In the news this week, Ford and Unifor reach a tentative agreement, Jeep celebrates 80 years, the Detroit Auto Show moves again, Audi’s Q5 goes Sportback, and Tesla’s Battery Day showcases electric improvements.
2021 marks 80 years since the very first Jeep, then badged Willys, rolled off of a wartime assembly line, and to mark the occasion Jeeps is launching 80th Anniversary editions of all of its vehicles. The packages include wheels in Granite Crystal, with the diameter depending on model. They also add anodized gunmetal interior accents and light tungsten accent stitching, with Renegade and Compass adding Berber floor mats. There is 80th Anniversary badging on each, and each model has its own combination of choice extra features that would normally be optional extras.
Unifor announced a tentative deal with Ford that will see nearly $2 billion invested into two Ontario factories. For Ford Windsor, that means a new V-8 engine, which Unifor boss Jerry Dias called a 6.8L, but other documents called it 6.XL, and mentioned a potential third shift adding jobs. For Ford Oakville, Dias said that there would be five new electric vehicles starting in 2024 to go on sale in 2025. The tentative agreement went to members over the weekend for ratification and Dias said that Fiat Chrysler Automobiles is next in line for negotiations. Ford said it wouldn’t comment on the announcement until after union members had voted.
The North American International Auto Show, one of the largest on the calendar, was set to move from the traditional January date to June this year, before COVID-19 saw the show cancelled. For 2021, the Detroit show is moving again, this time to September. They expect the move to be permanent and that would likely steal some shine from the L.A. show, which normally takes place in late October. It moves the NAIAS from a much more crowded start-of-year date to a less-busy fall.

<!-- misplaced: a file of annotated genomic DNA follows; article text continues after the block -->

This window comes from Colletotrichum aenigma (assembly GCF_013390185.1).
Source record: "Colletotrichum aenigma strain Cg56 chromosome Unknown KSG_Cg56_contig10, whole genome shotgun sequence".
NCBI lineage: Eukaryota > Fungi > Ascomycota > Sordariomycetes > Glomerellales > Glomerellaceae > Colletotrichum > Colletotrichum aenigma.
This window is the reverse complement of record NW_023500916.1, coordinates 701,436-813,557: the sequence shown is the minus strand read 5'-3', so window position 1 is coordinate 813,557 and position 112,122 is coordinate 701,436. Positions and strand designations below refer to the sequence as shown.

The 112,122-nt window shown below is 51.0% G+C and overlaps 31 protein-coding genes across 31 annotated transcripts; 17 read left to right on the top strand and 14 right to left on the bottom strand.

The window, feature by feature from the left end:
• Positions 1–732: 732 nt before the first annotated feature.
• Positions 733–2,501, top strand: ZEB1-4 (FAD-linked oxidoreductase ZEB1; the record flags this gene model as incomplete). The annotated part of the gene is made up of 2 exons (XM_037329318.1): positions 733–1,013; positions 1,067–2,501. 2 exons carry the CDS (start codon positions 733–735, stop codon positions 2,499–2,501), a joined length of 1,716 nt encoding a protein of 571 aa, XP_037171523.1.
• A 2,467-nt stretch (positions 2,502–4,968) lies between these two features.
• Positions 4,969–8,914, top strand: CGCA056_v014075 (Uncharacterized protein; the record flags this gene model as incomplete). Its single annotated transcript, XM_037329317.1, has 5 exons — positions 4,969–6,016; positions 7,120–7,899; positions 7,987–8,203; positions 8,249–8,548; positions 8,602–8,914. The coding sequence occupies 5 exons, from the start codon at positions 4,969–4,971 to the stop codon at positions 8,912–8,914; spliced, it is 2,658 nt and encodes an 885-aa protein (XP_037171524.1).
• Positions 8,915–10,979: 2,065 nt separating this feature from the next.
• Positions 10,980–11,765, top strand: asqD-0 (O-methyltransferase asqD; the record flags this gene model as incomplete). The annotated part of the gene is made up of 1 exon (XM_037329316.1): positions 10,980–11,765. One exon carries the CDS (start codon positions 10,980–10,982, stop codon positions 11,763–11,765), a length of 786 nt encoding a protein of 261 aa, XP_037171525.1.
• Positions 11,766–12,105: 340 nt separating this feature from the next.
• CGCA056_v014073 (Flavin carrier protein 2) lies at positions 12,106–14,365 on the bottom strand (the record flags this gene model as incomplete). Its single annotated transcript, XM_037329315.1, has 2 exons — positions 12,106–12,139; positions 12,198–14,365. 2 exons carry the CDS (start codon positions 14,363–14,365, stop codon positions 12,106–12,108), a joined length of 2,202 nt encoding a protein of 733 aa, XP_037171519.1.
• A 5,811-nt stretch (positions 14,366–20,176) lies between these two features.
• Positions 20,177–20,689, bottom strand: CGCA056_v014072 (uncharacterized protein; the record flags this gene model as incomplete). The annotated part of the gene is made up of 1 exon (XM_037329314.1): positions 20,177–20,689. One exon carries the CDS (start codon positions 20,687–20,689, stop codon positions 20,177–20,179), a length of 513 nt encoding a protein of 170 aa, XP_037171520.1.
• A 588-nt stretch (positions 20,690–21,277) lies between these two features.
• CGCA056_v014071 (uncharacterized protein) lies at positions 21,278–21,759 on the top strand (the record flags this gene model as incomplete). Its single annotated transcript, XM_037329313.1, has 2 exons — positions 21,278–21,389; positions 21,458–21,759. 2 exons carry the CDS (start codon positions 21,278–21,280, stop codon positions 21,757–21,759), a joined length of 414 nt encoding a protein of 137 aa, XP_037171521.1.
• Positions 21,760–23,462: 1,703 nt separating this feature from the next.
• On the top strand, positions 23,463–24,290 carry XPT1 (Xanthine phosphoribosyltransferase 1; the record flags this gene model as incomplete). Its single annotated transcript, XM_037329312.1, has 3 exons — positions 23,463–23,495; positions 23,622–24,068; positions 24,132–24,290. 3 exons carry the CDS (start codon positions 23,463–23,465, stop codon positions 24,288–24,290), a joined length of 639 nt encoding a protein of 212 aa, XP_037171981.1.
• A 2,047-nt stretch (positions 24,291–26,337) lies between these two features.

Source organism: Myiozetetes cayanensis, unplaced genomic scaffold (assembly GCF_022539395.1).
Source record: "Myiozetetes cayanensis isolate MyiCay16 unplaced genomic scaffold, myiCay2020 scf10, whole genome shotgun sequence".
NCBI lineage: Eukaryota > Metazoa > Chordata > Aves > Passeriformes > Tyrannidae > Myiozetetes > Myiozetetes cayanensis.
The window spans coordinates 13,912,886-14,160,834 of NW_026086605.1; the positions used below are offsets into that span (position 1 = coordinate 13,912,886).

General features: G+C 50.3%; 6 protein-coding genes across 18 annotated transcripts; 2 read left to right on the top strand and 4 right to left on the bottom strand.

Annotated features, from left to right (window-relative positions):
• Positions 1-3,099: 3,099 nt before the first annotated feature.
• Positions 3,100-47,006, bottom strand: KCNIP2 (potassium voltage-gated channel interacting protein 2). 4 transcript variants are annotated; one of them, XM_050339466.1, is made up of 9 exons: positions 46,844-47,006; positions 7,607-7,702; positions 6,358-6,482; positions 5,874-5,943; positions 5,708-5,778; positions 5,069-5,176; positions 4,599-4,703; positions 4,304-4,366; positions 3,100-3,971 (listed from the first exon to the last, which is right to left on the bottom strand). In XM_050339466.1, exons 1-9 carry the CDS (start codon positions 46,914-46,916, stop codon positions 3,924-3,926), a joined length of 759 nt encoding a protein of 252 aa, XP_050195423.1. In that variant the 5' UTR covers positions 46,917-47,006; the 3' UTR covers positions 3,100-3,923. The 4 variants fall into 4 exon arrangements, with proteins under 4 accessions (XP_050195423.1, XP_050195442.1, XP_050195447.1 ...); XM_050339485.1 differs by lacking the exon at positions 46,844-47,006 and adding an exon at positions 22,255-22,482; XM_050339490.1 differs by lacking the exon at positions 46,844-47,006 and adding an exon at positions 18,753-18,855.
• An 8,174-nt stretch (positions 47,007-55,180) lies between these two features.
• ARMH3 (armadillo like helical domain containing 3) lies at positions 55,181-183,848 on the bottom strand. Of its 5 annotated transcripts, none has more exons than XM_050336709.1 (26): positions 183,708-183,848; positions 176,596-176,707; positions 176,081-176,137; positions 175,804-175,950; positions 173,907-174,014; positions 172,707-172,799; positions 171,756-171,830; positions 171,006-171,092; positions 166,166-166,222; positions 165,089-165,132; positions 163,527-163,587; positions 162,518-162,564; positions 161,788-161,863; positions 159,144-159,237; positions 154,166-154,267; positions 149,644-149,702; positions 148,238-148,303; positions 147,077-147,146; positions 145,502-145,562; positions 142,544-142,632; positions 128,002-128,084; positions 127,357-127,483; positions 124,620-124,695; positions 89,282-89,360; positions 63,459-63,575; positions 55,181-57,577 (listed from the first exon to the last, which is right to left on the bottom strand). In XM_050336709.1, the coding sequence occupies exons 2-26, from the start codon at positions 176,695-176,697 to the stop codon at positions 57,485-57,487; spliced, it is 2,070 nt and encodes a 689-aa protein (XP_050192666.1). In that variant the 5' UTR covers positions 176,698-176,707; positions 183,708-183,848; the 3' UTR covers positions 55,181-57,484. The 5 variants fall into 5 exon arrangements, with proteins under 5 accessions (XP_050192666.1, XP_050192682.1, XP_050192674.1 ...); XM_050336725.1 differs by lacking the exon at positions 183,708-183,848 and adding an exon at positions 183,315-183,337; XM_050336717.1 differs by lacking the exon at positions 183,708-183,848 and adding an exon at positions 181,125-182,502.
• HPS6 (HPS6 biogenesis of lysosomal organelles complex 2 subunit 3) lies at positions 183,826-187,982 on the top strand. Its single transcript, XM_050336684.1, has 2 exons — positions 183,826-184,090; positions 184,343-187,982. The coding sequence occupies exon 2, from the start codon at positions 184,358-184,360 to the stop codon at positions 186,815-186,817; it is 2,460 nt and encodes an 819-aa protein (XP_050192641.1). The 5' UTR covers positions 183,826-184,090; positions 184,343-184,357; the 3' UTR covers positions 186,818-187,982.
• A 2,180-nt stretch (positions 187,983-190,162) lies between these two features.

Audi has followed the updated Q5 crossover with the new Q5 Sportback, a crossover-coupe version to compete against the likes of the BMW X4 and Mercedes-Benz GLC Coupe. The biggest difference between crossover and coupe is the roofline that drops behind the rear seats, trading some space for some style. North American details were short, but expect the 261 hp, 273 lb.-ft. 2.0L turbo-four from the standard Q5, and there may be a PHEV that boosts that to 362 hp. A 3.0L V-6 turbo Q5 Sportback is also possible. While it loses some space to the standard Q5, it still offers 510L with the rear seats up and a sliding rear bench can trade legroom for cargo space. The Q5 Sportback is expected to arrive sometime in the first half of next year.
Tesla’s investor meeting and Battery Day events were held together last week, and while we were expecting CEO Elon Musk’s usual over-the-top announcements, those made during the event were mostly more realistic. Tesla plans to phase out cobalt in battery cathodes in favour of nickel, a much more common and easily mined metal. A newly redesigned tabless battery cell that uses a redesigned structure with fewer parts will allow six times more power than Tesla’s current battery. That means a 16 per cent range increase and an improved power-to-weight ratio. Musk also hinted at larger factories on the way, saying that to make all vehicles EV would require 150 terawatt hours of batteries a year. It would take more than 1,000 Tesla Nevada gigafactories to build that much capacity, so expect larger facilities to come. Finally, Musk said that developments including using battery cells as body structure could see a $25,000 (U.S.) car from the company “about three years from now.”